Assorted quotes

It was the girls’ state championship track meet in Connecticut. A Cromwell High School freshman who calls himself Andraya Yearwood and “identifies” as female sped to victory in the 100- and 200-meter races. The 2016 winner, Sarah Hall, now a junior, came in second. She had this to say to reporters after being vanquished by a male runner that the State of Connecticut calls a female runner: “I can’t really say what I want to say, but there’s not much I can do about it.” Her succinct words capture the depth of the perversion that transgender ideology will impose upon us all. We will have to accommodate ourselves to lies, knowing that truthful words will be punished.

R.R. Reno, “The Public Square,” First Things magazine, August/September 2017, p. 67.

We need to get our heads on straight about all this. Political correctness and campus protests are not threats to elite institutions and their promise to the young that they guarantee success. The radical ideologies are part of a choreographed dance. “Unlike the campus protestors of the 1960s, today’s student activists are not expressing countercultural views. They are expressing the exact views of the culture in which they find themselves (a reason that administrators prove so ready to accede to their demands). If you want to find the counterculture on today’s elite college campuses, you need to look for the conservative students.”

R.R. Reno, “The Public Square,” First Things magazine, August/September 2017, p. 68 (quoting William Deresiewicz).

Part of that imperial arrogance in our own day, I believe, is the insistence that we, the empire, the West, America, or wherever, are in a position to tell the societies that we are already exploiting in a thousand different ways that they should alter their deep-rooted moralities to accommodate our newly invented ones. There is something worryingly imperial about the practice itself and about the insistence on everybody else endorsing it. It is often said that the poor want justice while the rich want peace. We now have a situation where two-thirds of the world wants debt relief and one-third wants sex.

N.T. Wright, Pauline Perspectives: Essays on Paul, 1978-2013 (Minneapolis:Fortress Press, 2013) (H/T to The Millennial Star).

Bruce/Caitlyn Jenner and Gnosticism

Fr. Robert Barron argues that transgenderism is a form of the early Christian heresy of Gnosticism, in that its pits the soul against the body, and in fact treats the body as if it were something standing in the way of the full functioning and happiness of the soul. The distinctive mark of Gnosticism is “precisely the denigration of matter and the tendency to set the spirit and the body in an antagonistic relationship.”

Against the Gnostic heresy, St. Irenaeus argued that “Creation, Incarnation, Resurrection, the theology of the Church, sacraments, redemption, the Eucharist, etc. all involve, … bodiliness, materiality. For Irenaeus, redemption is decidedly not tantamount to the escape of the soul from the body; rather, it is the salvation and perfection of the body.”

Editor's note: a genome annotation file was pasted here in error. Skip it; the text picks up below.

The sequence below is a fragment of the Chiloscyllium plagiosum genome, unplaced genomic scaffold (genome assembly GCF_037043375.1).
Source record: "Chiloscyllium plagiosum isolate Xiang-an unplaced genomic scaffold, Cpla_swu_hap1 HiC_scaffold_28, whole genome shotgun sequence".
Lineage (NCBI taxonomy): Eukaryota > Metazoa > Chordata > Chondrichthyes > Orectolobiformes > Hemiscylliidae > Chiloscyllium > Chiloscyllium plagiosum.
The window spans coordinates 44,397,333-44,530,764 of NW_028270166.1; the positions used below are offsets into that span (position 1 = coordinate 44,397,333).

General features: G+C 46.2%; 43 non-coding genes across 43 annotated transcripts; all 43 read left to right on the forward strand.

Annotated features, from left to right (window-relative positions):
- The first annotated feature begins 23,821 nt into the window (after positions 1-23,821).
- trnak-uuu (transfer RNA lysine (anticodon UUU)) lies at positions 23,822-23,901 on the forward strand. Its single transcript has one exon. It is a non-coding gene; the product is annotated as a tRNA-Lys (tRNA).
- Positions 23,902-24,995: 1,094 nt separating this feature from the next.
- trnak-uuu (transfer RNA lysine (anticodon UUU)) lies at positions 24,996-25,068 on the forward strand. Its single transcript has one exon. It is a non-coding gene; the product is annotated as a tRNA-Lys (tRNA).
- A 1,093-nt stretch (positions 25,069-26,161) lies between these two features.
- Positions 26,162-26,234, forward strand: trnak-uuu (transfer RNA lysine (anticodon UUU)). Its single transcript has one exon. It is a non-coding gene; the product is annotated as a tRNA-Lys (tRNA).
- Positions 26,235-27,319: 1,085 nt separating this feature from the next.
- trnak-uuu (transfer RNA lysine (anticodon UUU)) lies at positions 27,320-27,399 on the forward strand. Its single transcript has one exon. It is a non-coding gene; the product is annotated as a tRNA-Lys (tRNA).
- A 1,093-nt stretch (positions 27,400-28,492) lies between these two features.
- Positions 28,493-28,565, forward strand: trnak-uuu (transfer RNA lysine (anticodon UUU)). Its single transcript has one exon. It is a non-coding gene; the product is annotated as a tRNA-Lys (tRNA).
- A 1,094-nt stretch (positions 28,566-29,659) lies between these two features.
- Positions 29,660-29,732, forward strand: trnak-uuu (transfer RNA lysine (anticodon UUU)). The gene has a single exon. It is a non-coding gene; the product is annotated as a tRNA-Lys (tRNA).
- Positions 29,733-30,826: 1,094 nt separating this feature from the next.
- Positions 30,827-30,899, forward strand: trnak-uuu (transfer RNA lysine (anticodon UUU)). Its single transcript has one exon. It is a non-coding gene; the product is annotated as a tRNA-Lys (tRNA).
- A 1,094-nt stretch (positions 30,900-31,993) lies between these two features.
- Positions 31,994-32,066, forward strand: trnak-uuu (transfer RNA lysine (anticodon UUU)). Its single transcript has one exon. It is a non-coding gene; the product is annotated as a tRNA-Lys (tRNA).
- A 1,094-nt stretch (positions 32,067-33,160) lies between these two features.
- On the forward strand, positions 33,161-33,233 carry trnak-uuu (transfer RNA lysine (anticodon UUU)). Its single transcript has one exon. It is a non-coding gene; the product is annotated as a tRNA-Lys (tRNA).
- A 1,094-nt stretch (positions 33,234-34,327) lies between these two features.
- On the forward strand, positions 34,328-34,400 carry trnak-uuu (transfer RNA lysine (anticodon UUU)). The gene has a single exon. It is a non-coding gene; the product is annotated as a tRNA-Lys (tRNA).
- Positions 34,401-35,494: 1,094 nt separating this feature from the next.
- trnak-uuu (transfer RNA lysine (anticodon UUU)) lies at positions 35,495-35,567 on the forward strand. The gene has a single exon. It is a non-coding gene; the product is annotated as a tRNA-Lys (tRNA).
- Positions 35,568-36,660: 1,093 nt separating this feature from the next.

The body is every bit a part of who we are as the soul: “For Biblical people,” Fr. Barron writes, “the body can never be construed as a prison for the soul, nor as an object for the soul’s manipulation.”

“[T]he mind or will is not the ‘true self’ standing over and against the body; rather, the body, with its distinctive form, intelligibility, and finality, is an essential constituent of the true self. Until we realize that the lionization of Caitlyn Jenner amounts to an embracing of Gnosticism, we haven’t grasped the nettle of the issue.”

Fr. Robert Barron, “Jenner’s Gnosticism, the ‘Shadow Council,’ and St. Irenaeus“,, June 9, 2015.

How can feminism and transgenderism both be true?

If gender is not determined by physical characteristics, then what is it, exactly?

Someone recently told me that transgenderism is “in line with current scientific understanding“. Maybe so. But I’ve also been told that it’s “in line with current scientific understanding” to believe that masculine and feminine ways of acting and dressing, and “gender roles” such as mothering and bringing home the bacon, are mere cultural constructs.

Also that it’s sexist to believe that men are better than women at some things that don’t depend on physical size and strength, such as math and science. In short, the radical feminist dogma is that the only differences between men and women are physical differences. Otherwise, we’re equal in every respect.

If all the non-physical characteristics that we commonly associate with the respective sexes are mere constructs or the product of chauvinist attitudes, then what’s left? What is there, besides physical traits, with which a person may constitute a valid and objective “gender identity”?

But if we admit that subjective gender identities are real and legitimate, then don’t we have to admit that there are real differences between the sexes apart from physical differences?